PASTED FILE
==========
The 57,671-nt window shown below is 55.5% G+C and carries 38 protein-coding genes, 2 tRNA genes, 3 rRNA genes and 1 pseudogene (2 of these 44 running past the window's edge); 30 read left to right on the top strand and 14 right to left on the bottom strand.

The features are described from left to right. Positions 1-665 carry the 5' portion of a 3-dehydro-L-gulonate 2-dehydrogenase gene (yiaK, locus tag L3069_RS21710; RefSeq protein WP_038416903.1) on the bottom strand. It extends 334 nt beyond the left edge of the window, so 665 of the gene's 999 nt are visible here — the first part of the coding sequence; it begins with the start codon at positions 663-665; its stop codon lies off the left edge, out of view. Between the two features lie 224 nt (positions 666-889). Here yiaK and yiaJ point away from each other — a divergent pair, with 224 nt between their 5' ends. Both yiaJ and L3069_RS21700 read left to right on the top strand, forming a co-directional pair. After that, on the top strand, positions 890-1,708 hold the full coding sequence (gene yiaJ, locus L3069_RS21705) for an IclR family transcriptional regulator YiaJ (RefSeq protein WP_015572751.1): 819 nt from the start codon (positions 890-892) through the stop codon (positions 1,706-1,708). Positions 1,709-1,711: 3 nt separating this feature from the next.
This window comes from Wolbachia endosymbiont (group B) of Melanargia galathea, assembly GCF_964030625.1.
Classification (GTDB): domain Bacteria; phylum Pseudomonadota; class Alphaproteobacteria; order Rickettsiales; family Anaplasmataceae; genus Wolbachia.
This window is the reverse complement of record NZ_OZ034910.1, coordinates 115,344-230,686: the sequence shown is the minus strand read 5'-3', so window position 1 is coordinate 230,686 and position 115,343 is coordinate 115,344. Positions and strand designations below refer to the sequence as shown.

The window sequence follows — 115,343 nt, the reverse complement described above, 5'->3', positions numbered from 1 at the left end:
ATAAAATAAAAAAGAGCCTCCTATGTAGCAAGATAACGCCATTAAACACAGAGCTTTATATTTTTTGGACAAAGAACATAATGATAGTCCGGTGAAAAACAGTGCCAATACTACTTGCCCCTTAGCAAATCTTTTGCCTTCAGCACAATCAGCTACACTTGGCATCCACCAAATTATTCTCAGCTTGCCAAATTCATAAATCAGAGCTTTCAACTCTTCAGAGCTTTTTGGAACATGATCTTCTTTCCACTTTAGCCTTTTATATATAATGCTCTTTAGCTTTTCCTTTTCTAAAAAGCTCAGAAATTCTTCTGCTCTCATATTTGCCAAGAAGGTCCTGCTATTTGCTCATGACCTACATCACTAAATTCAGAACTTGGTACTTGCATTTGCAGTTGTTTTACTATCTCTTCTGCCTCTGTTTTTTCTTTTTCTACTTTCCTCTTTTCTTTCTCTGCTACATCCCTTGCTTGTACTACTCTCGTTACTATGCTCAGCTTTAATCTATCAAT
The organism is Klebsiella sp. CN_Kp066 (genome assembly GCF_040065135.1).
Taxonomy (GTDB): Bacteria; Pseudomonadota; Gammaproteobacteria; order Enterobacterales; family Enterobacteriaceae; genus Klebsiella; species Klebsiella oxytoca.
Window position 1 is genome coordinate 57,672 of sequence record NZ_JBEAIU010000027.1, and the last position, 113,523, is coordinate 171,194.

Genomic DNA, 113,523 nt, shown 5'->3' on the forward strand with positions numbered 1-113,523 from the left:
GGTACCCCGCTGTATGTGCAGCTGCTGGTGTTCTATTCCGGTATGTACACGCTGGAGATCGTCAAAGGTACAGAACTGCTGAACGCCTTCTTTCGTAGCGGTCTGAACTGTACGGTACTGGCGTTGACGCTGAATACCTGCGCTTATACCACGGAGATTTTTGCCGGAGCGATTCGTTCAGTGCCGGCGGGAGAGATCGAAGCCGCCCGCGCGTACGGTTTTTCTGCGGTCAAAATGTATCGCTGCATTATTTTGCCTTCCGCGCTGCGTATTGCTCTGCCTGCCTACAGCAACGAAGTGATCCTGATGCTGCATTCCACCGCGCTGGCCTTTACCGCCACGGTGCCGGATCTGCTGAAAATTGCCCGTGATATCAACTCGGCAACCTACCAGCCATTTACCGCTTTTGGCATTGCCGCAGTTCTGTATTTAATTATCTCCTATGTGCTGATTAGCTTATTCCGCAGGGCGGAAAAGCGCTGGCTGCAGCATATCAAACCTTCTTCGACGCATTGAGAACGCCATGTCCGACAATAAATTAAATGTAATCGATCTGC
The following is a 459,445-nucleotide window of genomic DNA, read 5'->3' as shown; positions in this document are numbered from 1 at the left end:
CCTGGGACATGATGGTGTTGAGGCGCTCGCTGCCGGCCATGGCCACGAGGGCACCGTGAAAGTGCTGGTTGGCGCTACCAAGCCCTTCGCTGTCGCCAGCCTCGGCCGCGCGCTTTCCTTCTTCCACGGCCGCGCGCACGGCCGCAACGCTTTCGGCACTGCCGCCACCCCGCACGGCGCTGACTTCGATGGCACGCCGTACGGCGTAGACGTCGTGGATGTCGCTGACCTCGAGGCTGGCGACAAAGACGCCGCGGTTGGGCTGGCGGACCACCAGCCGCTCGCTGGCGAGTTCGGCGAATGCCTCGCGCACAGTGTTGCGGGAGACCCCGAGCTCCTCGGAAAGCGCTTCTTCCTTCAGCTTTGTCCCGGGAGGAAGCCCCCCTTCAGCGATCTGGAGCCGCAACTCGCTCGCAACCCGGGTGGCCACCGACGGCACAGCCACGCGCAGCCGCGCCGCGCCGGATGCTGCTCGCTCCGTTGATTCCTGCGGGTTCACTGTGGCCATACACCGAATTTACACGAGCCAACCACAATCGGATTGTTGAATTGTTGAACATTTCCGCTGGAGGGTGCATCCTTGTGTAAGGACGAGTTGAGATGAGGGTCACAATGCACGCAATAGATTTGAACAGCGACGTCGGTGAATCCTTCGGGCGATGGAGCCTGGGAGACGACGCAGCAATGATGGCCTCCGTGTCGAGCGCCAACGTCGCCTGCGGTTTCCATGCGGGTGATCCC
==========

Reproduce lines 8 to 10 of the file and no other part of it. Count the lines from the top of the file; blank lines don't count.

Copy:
The organism is Klebsiella sp. CN_Kp066 (genome assembly GCF_040065135.1).
Taxonomy (GTDB): Bacteria; Pseudomonadota; Gammaproteobacteria; order Enterobacterales; family Enterobacteriaceae; genus Klebsiella; species Klebsiella oxytoca.
Window position 1 is genome coordinate 57,672 of sequence record NZ_JBEAIU010000027.1, and the last position, 113,523, is coordinate 171,194.